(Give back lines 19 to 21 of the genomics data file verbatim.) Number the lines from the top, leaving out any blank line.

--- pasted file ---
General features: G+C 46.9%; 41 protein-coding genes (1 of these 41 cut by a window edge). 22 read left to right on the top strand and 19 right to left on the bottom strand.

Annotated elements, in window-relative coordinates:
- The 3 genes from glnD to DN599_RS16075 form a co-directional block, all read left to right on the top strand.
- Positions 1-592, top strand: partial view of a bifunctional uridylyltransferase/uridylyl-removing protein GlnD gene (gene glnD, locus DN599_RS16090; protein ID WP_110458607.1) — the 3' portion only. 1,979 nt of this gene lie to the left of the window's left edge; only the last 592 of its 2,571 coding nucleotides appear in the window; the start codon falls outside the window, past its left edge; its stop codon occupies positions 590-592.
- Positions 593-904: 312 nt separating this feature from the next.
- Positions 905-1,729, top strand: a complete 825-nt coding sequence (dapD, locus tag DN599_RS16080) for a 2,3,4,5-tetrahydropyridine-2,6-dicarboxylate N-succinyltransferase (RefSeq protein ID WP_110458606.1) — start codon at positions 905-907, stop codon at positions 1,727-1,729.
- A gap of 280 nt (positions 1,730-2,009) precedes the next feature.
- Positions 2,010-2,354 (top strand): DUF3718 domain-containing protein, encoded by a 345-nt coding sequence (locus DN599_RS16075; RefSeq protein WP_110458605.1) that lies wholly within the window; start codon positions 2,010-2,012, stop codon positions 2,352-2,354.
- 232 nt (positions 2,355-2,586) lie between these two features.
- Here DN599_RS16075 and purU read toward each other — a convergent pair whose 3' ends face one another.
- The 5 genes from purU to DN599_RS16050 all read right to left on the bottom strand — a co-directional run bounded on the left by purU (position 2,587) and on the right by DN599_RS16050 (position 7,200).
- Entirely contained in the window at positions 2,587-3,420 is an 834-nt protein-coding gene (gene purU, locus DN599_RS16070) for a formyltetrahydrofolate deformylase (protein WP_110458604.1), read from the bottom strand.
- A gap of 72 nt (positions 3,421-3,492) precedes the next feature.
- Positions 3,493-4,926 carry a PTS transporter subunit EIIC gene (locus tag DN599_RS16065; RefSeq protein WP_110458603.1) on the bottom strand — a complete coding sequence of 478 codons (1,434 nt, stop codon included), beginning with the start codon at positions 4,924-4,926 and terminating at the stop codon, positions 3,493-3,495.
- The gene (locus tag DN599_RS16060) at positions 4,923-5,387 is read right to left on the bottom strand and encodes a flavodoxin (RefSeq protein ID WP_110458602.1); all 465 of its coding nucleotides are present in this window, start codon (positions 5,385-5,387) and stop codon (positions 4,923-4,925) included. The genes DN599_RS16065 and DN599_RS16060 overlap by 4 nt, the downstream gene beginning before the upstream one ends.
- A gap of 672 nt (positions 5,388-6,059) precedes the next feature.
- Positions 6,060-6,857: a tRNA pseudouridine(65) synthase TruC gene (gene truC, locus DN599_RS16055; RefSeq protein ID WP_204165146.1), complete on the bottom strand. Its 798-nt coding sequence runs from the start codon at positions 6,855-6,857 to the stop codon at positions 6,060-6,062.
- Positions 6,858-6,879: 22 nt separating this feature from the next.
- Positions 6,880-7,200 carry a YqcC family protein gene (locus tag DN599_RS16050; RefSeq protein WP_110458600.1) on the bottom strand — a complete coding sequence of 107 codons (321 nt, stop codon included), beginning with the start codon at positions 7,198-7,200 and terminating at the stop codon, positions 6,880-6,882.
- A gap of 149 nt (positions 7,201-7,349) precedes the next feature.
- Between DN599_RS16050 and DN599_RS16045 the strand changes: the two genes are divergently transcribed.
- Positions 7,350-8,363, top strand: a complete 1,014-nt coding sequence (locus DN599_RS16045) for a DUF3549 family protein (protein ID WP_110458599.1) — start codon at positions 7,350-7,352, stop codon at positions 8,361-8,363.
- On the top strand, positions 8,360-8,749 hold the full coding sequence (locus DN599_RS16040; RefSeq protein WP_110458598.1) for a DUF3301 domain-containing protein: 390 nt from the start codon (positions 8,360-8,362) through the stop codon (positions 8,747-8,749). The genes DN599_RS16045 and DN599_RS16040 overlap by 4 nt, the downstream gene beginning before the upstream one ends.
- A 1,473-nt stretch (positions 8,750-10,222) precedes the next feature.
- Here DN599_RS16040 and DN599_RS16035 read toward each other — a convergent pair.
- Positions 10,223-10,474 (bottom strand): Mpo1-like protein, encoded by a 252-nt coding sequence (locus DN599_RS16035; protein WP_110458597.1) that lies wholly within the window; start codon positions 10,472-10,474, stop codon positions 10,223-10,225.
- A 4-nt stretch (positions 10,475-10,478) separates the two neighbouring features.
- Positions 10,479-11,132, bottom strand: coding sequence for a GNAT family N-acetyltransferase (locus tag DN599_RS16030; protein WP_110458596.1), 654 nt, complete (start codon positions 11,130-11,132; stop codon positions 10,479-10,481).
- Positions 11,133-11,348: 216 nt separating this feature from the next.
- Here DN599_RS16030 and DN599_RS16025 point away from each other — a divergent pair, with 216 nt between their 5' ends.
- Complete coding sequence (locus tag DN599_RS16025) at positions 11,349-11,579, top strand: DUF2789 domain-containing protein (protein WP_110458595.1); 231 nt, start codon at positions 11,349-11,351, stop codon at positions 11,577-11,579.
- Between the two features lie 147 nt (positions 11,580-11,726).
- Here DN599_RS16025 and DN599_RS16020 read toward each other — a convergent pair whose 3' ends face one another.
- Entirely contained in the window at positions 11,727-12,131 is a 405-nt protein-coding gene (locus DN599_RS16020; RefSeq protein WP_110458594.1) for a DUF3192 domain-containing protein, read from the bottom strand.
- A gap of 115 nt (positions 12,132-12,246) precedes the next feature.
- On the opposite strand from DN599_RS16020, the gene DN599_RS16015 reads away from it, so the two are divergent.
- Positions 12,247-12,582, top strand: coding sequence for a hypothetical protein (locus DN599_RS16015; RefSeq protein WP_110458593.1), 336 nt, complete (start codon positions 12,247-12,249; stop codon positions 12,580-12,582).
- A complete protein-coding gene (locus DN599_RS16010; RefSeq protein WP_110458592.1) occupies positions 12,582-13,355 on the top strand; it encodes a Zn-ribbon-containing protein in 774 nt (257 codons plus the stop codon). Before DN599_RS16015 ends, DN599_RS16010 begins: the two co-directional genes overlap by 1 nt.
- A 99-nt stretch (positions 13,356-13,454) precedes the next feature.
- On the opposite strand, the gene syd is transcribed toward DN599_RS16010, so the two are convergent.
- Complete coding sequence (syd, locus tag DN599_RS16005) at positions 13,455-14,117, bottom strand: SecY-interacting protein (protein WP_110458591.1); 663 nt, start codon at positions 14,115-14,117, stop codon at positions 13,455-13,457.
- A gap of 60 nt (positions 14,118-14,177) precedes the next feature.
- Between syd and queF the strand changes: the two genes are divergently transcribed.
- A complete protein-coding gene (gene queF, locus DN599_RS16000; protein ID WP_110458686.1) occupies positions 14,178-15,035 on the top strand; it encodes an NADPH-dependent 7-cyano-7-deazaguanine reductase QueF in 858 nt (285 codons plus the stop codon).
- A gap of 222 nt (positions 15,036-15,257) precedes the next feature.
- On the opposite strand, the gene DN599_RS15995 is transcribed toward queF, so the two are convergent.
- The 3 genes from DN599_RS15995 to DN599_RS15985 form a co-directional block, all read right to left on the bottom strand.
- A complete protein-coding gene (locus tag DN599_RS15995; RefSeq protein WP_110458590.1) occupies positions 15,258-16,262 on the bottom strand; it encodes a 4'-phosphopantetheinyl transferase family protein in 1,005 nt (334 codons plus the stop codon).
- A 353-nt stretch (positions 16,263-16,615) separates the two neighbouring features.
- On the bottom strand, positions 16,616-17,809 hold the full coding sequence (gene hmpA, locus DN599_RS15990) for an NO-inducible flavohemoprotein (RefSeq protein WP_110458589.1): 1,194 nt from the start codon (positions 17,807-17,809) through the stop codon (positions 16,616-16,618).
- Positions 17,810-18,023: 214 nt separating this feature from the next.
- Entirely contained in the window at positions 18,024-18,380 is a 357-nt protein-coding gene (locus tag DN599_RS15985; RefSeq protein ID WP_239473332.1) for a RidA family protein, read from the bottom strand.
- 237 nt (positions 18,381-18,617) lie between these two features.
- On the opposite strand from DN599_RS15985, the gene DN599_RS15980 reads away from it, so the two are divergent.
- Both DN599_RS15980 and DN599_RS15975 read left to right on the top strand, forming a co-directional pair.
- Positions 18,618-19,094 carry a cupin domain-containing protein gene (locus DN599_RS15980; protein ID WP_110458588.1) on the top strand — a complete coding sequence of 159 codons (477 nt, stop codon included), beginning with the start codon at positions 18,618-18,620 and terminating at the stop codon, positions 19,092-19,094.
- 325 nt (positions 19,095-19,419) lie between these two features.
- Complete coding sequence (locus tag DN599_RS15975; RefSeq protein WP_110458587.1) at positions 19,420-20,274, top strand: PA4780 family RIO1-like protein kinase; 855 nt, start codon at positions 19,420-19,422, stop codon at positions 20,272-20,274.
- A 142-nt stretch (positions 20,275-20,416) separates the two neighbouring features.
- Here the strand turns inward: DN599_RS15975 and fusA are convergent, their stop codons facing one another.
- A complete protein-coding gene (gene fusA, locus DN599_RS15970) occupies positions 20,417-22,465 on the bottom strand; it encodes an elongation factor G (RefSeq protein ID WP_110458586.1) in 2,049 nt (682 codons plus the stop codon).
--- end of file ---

- Positions 6,880-7,200 carry a YqcC family protein gene (locus tag DN599_RS16050; RefSeq protein WP_110458600.1) on the bottom strand — a complete coding sequence of 107 codons (321 nt, stop codon included), beginning with the start codon at positions 7,198-7,200 and terminating at the stop codon, positions 6,880-6,882.
- A gap of 149 nt (positions 7,201-7,349) precedes the next feature.
- Between DN599_RS16050 and DN599_RS16045 the strand changes: the two genes are divergently transcribed.